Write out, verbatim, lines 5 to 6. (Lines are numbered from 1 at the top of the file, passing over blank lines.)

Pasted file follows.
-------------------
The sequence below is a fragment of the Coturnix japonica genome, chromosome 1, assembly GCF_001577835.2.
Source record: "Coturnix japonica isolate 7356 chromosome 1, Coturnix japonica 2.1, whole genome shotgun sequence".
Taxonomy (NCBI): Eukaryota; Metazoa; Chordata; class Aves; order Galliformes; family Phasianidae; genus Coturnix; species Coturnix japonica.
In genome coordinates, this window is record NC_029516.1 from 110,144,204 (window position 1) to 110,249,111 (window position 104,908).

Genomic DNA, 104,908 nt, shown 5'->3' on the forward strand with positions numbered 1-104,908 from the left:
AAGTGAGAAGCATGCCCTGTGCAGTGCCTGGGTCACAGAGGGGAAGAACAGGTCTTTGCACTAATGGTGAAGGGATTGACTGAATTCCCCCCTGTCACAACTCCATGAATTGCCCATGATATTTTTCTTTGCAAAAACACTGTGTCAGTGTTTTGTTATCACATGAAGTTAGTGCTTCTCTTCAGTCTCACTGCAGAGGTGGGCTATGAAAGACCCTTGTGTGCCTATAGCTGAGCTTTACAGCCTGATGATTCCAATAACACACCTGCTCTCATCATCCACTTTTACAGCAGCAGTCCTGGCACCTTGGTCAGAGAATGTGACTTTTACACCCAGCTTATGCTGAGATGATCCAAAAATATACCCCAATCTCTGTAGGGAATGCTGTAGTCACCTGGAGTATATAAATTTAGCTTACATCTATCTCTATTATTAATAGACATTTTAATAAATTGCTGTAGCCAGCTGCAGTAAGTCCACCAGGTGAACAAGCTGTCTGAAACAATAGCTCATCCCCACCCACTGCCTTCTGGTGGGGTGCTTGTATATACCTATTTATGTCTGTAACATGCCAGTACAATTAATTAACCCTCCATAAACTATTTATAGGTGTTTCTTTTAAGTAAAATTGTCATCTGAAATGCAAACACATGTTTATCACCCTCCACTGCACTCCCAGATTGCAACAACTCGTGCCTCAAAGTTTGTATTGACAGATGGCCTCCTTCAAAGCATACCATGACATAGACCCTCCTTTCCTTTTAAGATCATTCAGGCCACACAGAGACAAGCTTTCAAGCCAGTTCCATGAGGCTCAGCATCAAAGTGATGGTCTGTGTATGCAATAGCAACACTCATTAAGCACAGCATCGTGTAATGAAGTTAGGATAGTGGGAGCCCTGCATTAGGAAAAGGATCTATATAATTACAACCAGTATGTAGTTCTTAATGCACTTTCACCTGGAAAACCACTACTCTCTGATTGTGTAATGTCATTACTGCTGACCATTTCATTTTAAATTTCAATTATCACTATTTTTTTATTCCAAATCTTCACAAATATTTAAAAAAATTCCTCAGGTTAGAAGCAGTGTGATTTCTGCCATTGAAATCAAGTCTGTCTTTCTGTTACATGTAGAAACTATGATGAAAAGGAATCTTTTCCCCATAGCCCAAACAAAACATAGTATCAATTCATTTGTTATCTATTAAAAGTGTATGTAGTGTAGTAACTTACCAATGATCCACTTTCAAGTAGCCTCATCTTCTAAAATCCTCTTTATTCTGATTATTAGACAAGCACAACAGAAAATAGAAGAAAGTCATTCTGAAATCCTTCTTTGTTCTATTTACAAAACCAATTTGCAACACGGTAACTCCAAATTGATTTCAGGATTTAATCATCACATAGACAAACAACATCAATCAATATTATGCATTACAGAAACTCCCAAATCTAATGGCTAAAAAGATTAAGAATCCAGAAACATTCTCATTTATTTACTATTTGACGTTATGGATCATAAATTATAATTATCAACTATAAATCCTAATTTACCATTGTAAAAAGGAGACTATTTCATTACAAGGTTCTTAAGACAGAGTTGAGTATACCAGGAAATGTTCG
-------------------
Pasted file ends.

Genomic DNA, 104,908 nt, shown 5'->3' on the forward strand with positions numbered 1-104,908 from the left:
AAGTGAGAAGCATGCCCTGTGCAGTGCCTGGGTCACAGAGGGGAAGAACAGGTCTTTGCACTAATGGTGAAGGGATTGACTGAATTCCCCCCTGTCACAACTCCATGAATTGCCCATGATATTTTTCTTTGCAAAAACACTGTGTCAGTGTTTTGTTATCACATGAAGTTAGTGCTTCTCTTCAGTCTCACTGCAGAGGTGGGCTATGAAAGACCCTTGTGTGCCTATAGCTGAGCTTTACAGCCTGATGATTCCAATAACACACCTGCTCTCATCATCCACTTTTACAGCAGCAGTCCTGGCACCTTGGTCAGAGAATGTGACTTTTACACCCAGCTTATGCTGAGATGATCCAAAAATATACCCCAATCTCTGTAGGGAATGCTGTAGTCACCTGGAGTATATAAATTTAGCTTACATCTATCTCTATTATTAATAGACATTTTAATAAATTGCTGTAGCCAGCTGCAGTAAGTCCACCAGGTGAACAAGCTGTCTGAAACAATAGCTCATCCCCACCCACTGCCTTCTGGTGGGGTGCTTGTATATACCTATTTATGTCTGTAACATGCCAGTACAATTAATTAACCCTCCATAAACTATTTATAGGTGTTTCTTTTAAGTAAAATTGTCATCTGAAATGCAAACACATGTTTATCACCCTCCACTGCACTCCCAGATTGCAACAACTCGTGCCTCAAAGTTTGTATTGACAGATGGCCTCCTTCAAAGCATACCATGACATAGACCCTCCTTTCCTTTTAAGATCATTCAGGCCACACAGAGACAAGCTTTCAAGCCAGTTCCATGAGGCTCAGCATCAAAGTGATGGTCTGTGTATGCAATAGCAACACTCATTAAGCACAGCATCGTGTAATGAAGTTAGGATAGTGGGAGCCCTGCATTAGGAAAAGGATCTATATAATTACAACCAGTATGTAGTTCTTAATGCACTTTCACCTGGAAAACCACTACTCTCTGATTGTGTAATGTCATTACTGCTGACCATTTCATTTTAAATTTCAATTATCACTATTTTTTTATTCCAAATCTTCACAAATATTTAAAAAAATTCCTCAGGTTAGAAGCAGTGTGATTTCTGCCATTGAAATCAAGTCTGTCTTTCTGTTACATGTAGAAACTATGATGAAAAGGAATCTTTTCCCCATAGCCCAAACAAAACATAGTATCAATTCATTTGTTATCTATTAAAAGTGTATGTAGTGTAGTAACTTACCAATGATCCACTTTCAAGTAGCCTCATCTTCTAAAATCCTCTTTATTCTGATTATTAGACAAGCACAACAGAAAATAGAAGAAAGTCATTCTGAAATCCTTCTTTGTTCTATTTACAAAACCAATTTGCAACACGGTAACTCCAAATTGATTTCAGGATTTAATCATCACATAGACAAACAACATCAATCAATATTATGCATTACAGAAACTCCCAAATCTAATGGCTAAAAAGATTAAGAATCCAGAAACATTCTCATTTATTTACTATTTGACGTTATGGATCATAAATTATAATTATCAACTATAAATCCTAATTTACCATTGTAAAAAGGAGACTATTTCATTACAAGGTTCTTAAGACAGAGTTGAGTATACCAGGAAATGTTCG